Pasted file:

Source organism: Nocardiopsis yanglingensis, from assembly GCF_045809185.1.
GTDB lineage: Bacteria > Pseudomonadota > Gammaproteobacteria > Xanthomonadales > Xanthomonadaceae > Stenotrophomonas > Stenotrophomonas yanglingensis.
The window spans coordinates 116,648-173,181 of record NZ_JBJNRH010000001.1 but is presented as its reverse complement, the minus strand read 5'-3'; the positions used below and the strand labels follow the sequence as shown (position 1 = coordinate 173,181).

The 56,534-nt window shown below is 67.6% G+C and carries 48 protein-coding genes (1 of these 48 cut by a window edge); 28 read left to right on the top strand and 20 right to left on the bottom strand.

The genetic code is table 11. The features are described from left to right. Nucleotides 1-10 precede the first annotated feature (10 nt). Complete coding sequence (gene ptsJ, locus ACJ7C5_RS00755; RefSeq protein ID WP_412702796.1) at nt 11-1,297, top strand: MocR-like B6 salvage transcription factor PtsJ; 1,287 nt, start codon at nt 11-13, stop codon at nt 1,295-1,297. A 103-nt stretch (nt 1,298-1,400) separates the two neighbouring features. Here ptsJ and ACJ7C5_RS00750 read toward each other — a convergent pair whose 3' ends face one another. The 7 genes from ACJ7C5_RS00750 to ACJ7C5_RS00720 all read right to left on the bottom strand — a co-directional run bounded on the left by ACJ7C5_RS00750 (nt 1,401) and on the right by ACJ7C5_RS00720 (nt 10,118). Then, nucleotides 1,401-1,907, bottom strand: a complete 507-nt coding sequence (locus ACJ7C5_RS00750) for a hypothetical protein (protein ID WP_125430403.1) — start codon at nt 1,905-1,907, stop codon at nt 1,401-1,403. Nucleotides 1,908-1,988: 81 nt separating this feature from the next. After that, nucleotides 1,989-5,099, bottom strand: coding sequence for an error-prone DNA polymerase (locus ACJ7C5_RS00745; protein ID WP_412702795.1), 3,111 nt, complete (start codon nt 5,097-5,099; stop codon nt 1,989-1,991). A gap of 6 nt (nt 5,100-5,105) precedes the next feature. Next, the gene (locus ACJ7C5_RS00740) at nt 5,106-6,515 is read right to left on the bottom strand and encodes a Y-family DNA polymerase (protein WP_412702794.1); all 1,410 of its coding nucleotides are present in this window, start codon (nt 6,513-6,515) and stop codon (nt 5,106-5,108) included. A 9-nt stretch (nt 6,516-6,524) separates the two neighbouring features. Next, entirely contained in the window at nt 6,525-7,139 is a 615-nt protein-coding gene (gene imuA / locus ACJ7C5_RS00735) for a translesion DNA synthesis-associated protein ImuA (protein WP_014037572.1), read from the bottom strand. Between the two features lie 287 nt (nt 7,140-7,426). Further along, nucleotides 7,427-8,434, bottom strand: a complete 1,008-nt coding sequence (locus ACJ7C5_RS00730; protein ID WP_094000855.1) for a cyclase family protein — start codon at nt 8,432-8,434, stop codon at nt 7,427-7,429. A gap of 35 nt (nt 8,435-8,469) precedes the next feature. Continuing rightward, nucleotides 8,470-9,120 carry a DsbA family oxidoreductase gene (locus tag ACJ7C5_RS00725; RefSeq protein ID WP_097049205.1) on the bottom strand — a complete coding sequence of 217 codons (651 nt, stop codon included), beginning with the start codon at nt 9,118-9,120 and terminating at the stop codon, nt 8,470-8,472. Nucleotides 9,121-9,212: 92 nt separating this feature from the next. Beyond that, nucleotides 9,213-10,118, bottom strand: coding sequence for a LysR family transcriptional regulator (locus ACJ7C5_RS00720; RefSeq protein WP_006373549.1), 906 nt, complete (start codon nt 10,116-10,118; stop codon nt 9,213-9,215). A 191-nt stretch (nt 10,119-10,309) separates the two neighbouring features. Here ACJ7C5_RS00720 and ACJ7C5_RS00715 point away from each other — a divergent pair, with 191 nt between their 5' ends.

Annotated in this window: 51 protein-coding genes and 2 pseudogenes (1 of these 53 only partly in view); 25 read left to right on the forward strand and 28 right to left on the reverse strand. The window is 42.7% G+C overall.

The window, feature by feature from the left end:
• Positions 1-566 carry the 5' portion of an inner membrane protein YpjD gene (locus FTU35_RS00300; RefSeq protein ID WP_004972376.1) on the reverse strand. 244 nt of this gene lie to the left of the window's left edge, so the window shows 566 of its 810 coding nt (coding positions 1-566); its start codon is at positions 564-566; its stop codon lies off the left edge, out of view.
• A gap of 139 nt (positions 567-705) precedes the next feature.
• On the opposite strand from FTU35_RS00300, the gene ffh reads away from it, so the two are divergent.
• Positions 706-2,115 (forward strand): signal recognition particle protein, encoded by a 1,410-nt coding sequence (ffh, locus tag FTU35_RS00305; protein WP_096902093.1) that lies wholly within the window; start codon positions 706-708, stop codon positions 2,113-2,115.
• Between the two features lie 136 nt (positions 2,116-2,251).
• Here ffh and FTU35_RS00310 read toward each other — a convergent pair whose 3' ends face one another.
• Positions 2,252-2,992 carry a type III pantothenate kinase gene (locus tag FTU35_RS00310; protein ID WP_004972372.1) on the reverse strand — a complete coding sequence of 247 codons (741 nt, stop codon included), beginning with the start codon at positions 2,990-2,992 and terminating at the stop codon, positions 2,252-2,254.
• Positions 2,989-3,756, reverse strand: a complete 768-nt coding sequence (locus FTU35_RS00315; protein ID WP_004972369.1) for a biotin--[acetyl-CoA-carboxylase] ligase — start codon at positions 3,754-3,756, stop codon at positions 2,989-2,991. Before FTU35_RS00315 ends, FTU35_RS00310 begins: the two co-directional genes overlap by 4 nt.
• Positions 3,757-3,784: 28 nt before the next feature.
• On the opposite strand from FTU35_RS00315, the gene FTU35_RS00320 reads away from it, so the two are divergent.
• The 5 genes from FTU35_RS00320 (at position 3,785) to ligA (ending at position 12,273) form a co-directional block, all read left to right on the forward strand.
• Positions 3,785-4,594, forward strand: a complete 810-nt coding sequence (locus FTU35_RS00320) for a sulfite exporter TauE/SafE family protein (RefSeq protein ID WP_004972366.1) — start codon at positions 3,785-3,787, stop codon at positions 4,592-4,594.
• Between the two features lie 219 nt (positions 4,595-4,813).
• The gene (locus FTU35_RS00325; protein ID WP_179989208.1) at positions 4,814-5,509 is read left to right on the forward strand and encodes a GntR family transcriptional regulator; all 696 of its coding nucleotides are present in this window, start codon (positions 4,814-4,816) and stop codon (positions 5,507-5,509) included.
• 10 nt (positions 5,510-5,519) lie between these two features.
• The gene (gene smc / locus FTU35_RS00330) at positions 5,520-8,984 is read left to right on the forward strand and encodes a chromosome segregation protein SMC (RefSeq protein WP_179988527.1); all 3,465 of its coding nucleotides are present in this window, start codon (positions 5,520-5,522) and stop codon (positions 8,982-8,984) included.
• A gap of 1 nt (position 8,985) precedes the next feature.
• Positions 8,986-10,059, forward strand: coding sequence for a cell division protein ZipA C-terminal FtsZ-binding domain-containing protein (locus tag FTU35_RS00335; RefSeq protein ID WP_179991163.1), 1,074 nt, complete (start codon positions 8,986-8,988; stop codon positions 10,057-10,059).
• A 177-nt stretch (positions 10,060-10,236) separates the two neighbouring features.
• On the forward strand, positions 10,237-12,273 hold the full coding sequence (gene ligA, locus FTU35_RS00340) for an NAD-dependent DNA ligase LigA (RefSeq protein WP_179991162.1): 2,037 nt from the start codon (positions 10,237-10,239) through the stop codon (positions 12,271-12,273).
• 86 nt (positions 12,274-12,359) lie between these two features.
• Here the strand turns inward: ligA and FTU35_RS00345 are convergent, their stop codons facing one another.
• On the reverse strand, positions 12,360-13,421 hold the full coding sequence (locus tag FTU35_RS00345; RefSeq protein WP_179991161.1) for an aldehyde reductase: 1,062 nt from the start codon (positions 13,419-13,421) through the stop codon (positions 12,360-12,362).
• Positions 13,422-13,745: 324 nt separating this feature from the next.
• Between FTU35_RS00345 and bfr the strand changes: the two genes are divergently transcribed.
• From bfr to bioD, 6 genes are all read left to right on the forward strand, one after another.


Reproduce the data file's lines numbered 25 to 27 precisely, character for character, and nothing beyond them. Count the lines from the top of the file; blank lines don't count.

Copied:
• Positions 8,986-10,059, forward strand: coding sequence for a cell division protein ZipA C-terminal FtsZ-binding domain-containing protein (locus tag FTU35_RS00335; RefSeq protein ID WP_179991163.1), 1,074 nt, complete (start codon positions 8,986-8,988; stop codon positions 10,057-10,059).
• A 177-nt stretch (positions 10,060-10,236) separates the two neighbouring features.
• On the forward strand, positions 10,237-12,273 hold the full coding sequence (gene ligA, locus FTU35_RS00340) for an NAD-dependent DNA ligase LigA (RefSeq protein WP_179991162.1): 2,037 nt from the start codon (positions 10,237-10,239) through the stop codon (positions 12,271-12,273).